New Independent Contractor? Our 7 Essential Habits for Accounting Virgins

When you’re starting as an independent contractor, accounting practices may not be top of mind. But now is the perfect time to develop those good habits that will save you a ton of hassles and heartaches later.

1. Save Receipts

As a business owner, you’re entitled to many tax deductions on expenses, from travel to office supplies to advertising costs. But you can’t claim those deductions (or pass an audit) if you can’t prove they happened. That’s why you need to keep good records.

For converting paper receipts to electronic records, you can choose from a variety of receipt scanning and tracking apps, such as Expensify and Shoeboxed.

2. Keep Business and Personal Expenses Separate

That purchase on your credit card statement from Best Buy: was it for the office printer or your home TV? Doing your books — and your taxes — will be a nightmare if you lose track of what category your purchases should have been put in. Ways to idiot-proof your bookkeeping entries include:
A separate bank account for the business
A separate credit card for the business
Accounting software that automatically codes entries

3. Back-Up Financial Records

What would happen to your business if your computer died or your office burned down? Keep copies of everything (both digital and paper) in a separate location. Many entrepreneurs are moving to cloud-based digital storage, which allows remote access and top-of-the-line security without the need to buy a lot of expensive hardware and software.

You may not require much in the way of a bookkeeping system when you’re starting, but you will as your business expands. Choose software that can scale up with additional capabilities as necessary — and save yourself having to make major changes later.

4. Save for Setbacks

Don’t plow all your profits back into the business. Set aside a percentage of that cash as a hedge against the unexpected events that could ruin you: the illness that prevents you from working, natural disasters, economic downturn, and so on. There are also the expected large expenses to save for, such as inventory stocking and tax payments.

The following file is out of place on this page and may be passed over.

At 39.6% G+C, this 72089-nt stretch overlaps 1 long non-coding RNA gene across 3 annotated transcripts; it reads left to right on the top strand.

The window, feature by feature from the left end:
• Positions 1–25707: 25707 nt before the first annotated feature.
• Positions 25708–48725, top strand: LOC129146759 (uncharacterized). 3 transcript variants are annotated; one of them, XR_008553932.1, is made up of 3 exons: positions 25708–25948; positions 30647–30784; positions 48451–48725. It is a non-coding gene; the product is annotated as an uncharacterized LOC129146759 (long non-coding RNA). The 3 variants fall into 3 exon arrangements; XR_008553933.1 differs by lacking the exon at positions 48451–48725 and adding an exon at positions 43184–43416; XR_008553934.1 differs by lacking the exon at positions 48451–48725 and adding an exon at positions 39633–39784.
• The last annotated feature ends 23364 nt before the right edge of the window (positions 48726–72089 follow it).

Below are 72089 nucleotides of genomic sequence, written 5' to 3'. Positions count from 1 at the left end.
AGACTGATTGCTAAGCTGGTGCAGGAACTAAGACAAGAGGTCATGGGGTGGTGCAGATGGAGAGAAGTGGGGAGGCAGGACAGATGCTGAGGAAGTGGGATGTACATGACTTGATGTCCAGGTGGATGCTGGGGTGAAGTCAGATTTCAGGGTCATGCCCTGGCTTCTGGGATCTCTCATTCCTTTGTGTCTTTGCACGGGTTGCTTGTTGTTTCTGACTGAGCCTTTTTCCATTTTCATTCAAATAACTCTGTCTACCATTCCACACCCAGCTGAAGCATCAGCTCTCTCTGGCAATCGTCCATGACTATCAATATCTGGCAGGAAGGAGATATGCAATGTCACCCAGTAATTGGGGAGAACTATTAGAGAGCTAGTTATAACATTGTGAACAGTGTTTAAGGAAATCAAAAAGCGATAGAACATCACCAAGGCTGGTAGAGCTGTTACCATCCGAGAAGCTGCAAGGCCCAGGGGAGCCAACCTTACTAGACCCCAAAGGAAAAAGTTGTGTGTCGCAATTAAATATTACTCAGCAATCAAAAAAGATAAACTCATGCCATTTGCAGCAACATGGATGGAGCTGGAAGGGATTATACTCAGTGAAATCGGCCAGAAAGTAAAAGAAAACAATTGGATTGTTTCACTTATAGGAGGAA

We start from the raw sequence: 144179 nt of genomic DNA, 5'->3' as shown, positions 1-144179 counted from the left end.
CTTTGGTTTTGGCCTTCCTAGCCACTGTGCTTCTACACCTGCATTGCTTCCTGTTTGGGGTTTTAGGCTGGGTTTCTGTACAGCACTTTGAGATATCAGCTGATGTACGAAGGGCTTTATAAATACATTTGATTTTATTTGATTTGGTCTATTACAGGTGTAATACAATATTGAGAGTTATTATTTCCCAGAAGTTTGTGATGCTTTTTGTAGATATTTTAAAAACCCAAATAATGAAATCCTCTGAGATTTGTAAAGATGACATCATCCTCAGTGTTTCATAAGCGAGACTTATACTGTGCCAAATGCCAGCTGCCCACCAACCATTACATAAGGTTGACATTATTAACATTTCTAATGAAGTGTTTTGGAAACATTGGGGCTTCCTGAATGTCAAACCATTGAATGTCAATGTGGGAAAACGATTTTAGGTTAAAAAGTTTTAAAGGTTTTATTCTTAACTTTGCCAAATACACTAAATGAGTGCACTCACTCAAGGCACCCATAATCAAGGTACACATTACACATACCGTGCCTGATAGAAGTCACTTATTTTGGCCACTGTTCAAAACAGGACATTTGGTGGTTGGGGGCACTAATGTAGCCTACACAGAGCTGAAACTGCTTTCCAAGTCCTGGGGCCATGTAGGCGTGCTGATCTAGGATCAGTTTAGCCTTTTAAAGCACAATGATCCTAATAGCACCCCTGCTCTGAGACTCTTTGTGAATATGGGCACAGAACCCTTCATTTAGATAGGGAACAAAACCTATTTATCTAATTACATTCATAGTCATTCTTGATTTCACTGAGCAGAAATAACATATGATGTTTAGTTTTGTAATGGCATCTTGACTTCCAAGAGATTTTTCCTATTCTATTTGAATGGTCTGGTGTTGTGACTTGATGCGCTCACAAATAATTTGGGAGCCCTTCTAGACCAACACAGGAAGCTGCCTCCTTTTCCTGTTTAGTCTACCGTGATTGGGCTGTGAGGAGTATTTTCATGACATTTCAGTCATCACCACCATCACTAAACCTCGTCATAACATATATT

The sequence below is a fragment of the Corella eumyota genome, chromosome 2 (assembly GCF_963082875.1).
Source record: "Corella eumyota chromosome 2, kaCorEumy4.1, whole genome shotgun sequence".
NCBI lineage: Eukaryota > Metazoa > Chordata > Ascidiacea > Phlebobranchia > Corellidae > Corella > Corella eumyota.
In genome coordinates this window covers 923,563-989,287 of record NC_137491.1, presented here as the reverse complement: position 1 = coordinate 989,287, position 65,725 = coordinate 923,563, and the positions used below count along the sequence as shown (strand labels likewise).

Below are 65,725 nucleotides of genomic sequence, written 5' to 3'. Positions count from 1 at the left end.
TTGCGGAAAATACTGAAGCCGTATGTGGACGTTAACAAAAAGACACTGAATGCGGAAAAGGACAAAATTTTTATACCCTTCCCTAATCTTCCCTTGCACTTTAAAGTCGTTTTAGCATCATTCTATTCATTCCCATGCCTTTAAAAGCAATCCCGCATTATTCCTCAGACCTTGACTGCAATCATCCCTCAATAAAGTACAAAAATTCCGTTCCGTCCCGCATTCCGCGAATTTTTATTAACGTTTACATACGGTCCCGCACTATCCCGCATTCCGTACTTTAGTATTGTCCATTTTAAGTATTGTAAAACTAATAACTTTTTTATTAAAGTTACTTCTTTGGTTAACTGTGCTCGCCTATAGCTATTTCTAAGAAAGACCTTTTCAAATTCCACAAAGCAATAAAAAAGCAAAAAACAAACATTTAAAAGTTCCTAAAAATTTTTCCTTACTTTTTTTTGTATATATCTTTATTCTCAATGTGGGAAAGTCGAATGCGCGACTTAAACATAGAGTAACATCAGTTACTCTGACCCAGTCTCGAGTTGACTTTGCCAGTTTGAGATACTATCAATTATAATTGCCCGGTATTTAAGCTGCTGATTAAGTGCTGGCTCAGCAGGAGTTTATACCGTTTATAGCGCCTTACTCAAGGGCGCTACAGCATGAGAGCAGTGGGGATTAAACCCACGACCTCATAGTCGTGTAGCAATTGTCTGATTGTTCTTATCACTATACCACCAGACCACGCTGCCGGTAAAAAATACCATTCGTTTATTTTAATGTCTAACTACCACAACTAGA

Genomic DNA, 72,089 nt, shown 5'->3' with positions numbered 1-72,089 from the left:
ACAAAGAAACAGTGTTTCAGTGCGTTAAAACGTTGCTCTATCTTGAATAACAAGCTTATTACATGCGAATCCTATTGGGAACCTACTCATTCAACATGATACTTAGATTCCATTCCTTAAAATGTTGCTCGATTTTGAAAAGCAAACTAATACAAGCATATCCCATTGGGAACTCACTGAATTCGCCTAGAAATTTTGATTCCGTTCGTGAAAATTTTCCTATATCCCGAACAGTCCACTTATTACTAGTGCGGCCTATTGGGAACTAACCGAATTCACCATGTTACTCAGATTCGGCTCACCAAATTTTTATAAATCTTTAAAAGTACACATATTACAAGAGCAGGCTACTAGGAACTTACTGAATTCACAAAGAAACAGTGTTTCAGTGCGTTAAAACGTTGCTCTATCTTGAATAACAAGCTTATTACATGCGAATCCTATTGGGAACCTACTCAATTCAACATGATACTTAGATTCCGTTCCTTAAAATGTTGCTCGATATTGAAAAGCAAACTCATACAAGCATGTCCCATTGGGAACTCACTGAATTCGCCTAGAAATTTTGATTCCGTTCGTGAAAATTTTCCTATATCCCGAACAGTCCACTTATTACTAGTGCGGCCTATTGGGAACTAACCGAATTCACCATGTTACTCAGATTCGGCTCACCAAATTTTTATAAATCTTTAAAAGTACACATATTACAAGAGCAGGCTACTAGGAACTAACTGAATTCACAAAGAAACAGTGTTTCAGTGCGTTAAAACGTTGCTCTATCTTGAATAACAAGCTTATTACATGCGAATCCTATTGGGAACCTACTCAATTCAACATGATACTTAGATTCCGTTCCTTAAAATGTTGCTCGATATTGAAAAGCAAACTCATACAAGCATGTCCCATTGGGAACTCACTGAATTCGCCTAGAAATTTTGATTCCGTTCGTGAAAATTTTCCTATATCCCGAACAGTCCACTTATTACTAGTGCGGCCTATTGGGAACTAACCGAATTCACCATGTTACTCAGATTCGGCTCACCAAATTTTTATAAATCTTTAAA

5. Pay Estimated Taxes

Since you’re not working for an employer who takes payroll taxes out of every paycheck, you’re responsible for making your own periodic income tax payments. Estimated taxes are divided up into four payments, one due every quarter. This is easier on the wallet than making one huge payment in April when you file your tax return (however, you can make one annual payment if you’re willing to pay a small penalty).

Estimated taxes are filed with IRS Form 1040-ES. Learn how to estimate the payment amount and how to make payments here.

6. Hire the Expertise You Lack

Not sure what business laws or tax regulations you must follow? Clueless about bookkeeping formulas? Rather than waste your own time and energy trying to figure it out, it may be more cost-effective to outsource those tasks.

At Xendoo, we specialize in accounting and bookkeeping for small businesses. An affordable monthly fee puts decades of expertise and industry-leading, cloud-based software at your fingertips. While we do the numbers, you can get back to doing what you do best.


This post is intended to be used for informational purposes only and does not constitute as legal, business, or tax advice. Please consult your attorney, business advisor, or tax advisor with respect to matters referenced in our content. Xendoo assumes no liability for any actions taken in reliance upon the information contained herein.


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